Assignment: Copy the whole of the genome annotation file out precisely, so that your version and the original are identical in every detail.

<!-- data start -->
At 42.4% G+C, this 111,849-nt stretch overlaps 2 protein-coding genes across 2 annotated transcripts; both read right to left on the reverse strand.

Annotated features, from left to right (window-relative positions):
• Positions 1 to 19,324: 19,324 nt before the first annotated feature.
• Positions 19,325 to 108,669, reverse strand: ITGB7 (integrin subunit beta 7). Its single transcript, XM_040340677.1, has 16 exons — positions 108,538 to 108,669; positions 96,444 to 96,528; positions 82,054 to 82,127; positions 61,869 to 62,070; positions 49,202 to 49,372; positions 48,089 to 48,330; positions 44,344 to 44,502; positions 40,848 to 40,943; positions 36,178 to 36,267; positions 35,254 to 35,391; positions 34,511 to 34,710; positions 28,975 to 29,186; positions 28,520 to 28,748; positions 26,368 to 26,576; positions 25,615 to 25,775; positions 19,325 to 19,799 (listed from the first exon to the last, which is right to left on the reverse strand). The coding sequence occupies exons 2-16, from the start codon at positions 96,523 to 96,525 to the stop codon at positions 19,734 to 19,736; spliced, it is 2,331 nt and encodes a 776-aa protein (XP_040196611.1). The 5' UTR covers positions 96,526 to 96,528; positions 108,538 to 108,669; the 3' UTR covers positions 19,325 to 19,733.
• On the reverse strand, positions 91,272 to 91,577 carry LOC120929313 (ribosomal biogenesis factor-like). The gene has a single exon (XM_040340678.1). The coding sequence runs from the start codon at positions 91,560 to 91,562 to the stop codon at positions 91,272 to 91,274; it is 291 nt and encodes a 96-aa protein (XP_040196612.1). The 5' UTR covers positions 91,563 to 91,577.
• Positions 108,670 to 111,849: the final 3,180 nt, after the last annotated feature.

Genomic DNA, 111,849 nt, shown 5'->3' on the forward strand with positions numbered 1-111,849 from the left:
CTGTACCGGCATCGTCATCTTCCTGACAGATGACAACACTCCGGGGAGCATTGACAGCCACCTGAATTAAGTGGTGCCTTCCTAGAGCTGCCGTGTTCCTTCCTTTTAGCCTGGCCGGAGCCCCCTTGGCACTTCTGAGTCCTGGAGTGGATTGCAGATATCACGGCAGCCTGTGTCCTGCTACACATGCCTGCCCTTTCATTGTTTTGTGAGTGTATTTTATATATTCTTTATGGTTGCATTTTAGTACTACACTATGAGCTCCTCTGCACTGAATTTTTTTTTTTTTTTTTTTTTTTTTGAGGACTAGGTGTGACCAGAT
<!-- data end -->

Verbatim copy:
At 42.4% G+C, this 111,849-nt stretch overlaps 2 protein-coding genes across 2 annotated transcripts; both read right to left on the reverse strand.

Annotated features, from left to right (window-relative positions):
• Positions 1 to 19,324: 19,324 nt before the first annotated feature.
• Positions 19,325 to 108,669, reverse strand: ITGB7 (integrin subunit beta 7). Its single transcript, XM_040340677.1, has 16 exons — positions 108,538 to 108,669; positions 96,444 to 96,528; positions 82,054 to 82,127; positions 61,869 to 62,070; positions 49,202 to 49,372; positions 48,089 to 48,330; positions 44,344 to 44,502; positions 40,848 to 40,943; positions 36,178 to 36,267; positions 35,254 to 35,391; positions 34,511 to 34,710; positions 28,975 to 29,186; positions 28,520 to 28,748; positions 26,368 to 26,576; positions 25,615 to 25,775; positions 19,325 to 19,799 (listed from the first exon to the last, which is right to left on the reverse strand). The coding sequence occupies exons 2-16, from the start codon at positions 96,523 to 96,525 to the stop codon at positions 19,734 to 19,736; spliced, it is 2,331 nt and encodes a 776-aa protein (XP_040196611.1). The 5' UTR covers positions 96,526 to 96,528; positions 108,538 to 108,669; the 3' UTR covers positions 19,325 to 19,733.
• On the reverse strand, positions 91,272 to 91,577 carry LOC120929313 (ribosomal biogenesis factor-like). The gene has a single exon (XM_040340678.1). The coding sequence runs from the start codon at positions 91,560 to 91,562 to the stop codon at positions 91,272 to 91,274; it is 291 nt and encodes a 96-aa protein (XP_040196612.1). The 5' UTR covers positions 91,563 to 91,577.
• Positions 108,670 to 111,849: the final 3,180 nt, after the last annotated feature.

Genomic DNA, 111,849 nt, shown 5'->3' on the forward strand with positions numbered 1-111,849 from the left:
CTGTACCGGCATCGTCATCTTCCTGACAGATGACAACACTCCGGGGAGCATTGACAGCCACCTGAATTAAGTGGTGCCTTCCTAGAGCTGCCGTGTTCCTTCCTTTTAGCCTGGCCGGAGCCCCCTTGGCACTTCTGAGTCCTGGAGTGGATTGCAGATATCACGGCAGCCTGTGTCCTGCTACACATGCCTGCCCTTTCATTGTTTTGTGAGTGTATTTTATATATTCTTTATGGTTGCATTTTAGTACTACACTATGAGCTCCTCTGCACTGAATTTTTTTTTTTTTTTTTTTTTTTTTGAGGACTAGGTGTGACCAGAT